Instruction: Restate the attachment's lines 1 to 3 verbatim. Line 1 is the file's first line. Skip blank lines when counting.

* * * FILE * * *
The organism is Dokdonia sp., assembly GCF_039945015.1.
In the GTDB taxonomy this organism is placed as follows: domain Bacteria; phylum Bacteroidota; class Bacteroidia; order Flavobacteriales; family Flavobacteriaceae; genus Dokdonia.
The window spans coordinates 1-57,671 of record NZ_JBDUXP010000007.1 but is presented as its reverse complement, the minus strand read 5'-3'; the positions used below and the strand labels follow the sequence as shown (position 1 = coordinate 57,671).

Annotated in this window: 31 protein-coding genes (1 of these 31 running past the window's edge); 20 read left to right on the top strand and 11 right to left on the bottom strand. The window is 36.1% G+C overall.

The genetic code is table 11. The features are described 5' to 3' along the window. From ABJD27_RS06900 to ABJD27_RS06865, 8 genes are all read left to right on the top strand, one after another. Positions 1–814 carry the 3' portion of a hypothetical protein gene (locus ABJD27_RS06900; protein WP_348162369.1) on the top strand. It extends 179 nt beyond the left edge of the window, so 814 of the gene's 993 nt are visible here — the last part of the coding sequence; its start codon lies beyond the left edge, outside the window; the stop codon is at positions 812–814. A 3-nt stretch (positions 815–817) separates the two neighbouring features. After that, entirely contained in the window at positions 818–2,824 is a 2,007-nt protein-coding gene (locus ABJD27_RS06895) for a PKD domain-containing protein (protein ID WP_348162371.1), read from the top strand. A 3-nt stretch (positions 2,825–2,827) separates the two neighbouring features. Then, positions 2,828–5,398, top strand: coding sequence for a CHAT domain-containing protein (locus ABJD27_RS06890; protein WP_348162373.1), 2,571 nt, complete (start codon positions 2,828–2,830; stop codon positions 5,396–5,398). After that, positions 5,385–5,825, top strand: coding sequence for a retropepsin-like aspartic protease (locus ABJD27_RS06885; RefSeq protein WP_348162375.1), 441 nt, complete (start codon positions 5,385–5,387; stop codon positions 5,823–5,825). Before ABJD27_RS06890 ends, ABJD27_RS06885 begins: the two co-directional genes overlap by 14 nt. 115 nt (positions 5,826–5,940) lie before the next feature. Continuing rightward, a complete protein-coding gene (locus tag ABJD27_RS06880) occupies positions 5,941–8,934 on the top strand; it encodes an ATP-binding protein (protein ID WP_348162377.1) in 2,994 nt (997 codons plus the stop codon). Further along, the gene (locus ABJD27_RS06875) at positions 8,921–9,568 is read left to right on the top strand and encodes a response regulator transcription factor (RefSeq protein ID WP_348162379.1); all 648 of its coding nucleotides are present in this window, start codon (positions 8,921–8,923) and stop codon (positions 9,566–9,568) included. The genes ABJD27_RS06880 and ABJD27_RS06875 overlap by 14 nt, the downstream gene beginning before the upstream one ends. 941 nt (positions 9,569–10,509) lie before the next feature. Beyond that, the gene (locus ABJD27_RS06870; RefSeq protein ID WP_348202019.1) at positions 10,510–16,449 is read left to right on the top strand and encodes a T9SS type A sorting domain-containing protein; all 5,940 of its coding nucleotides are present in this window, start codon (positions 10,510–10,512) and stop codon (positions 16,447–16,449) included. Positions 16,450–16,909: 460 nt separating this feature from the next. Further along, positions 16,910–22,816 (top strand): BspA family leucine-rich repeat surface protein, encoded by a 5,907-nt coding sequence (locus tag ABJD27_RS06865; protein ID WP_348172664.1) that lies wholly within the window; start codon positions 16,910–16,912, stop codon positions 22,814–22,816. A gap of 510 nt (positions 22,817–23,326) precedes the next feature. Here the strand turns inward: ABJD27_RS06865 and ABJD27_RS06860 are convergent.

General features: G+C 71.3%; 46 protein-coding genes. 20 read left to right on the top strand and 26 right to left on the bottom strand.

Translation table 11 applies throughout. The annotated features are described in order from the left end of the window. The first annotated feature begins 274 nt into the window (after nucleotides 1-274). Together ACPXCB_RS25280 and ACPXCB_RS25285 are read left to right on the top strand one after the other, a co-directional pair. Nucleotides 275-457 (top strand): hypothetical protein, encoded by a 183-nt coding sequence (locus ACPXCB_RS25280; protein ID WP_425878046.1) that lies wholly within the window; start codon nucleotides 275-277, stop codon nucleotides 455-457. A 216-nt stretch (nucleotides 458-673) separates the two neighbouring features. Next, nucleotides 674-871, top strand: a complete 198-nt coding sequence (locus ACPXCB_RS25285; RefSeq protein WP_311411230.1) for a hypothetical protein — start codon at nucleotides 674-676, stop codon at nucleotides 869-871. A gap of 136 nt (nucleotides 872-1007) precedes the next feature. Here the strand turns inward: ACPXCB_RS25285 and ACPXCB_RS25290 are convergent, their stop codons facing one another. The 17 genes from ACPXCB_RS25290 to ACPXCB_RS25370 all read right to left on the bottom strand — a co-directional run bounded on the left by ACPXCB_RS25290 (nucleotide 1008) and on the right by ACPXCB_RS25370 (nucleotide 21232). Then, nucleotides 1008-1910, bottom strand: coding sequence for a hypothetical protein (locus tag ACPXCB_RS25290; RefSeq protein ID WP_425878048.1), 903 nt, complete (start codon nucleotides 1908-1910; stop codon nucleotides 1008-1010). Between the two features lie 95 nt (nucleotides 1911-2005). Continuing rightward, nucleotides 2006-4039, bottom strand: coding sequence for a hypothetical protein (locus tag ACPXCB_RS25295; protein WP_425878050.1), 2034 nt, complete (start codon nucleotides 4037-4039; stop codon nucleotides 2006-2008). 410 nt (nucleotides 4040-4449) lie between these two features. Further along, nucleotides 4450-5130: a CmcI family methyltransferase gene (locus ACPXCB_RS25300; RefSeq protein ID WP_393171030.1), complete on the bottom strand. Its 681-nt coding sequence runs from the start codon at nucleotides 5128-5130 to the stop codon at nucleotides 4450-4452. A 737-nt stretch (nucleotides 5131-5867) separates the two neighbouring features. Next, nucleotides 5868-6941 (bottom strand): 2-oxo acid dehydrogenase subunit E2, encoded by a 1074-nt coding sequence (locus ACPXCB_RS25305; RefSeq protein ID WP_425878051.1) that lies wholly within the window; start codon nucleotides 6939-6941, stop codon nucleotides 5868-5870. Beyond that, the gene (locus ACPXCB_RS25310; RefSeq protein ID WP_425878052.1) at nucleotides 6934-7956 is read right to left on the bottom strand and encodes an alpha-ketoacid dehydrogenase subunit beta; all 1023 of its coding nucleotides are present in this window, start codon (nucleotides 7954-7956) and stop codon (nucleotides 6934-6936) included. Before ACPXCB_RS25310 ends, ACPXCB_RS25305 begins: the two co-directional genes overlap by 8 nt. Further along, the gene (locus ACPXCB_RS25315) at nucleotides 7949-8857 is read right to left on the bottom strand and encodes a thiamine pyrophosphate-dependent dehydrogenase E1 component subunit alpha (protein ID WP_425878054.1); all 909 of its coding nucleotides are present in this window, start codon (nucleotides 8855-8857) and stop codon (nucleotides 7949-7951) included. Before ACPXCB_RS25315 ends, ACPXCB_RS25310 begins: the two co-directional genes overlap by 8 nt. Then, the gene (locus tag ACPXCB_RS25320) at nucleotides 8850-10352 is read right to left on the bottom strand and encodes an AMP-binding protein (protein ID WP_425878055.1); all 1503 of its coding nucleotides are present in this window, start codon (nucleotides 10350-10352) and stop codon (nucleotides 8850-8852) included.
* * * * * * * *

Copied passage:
The organism is Dokdonia sp., assembly GCF_039945015.1.
In the GTDB taxonomy this organism is placed as follows: domain Bacteria; phylum Bacteroidota; class Bacteroidia; order Flavobacteriales; family Flavobacteriaceae; genus Dokdonia.
The window spans coordinates 1-57,671 of record NZ_JBDUXP010000007.1 but is presented as its reverse complement, the minus strand read 5'-3'; the positions used below and the strand labels follow the sequence as shown (position 1 = coordinate 57,671).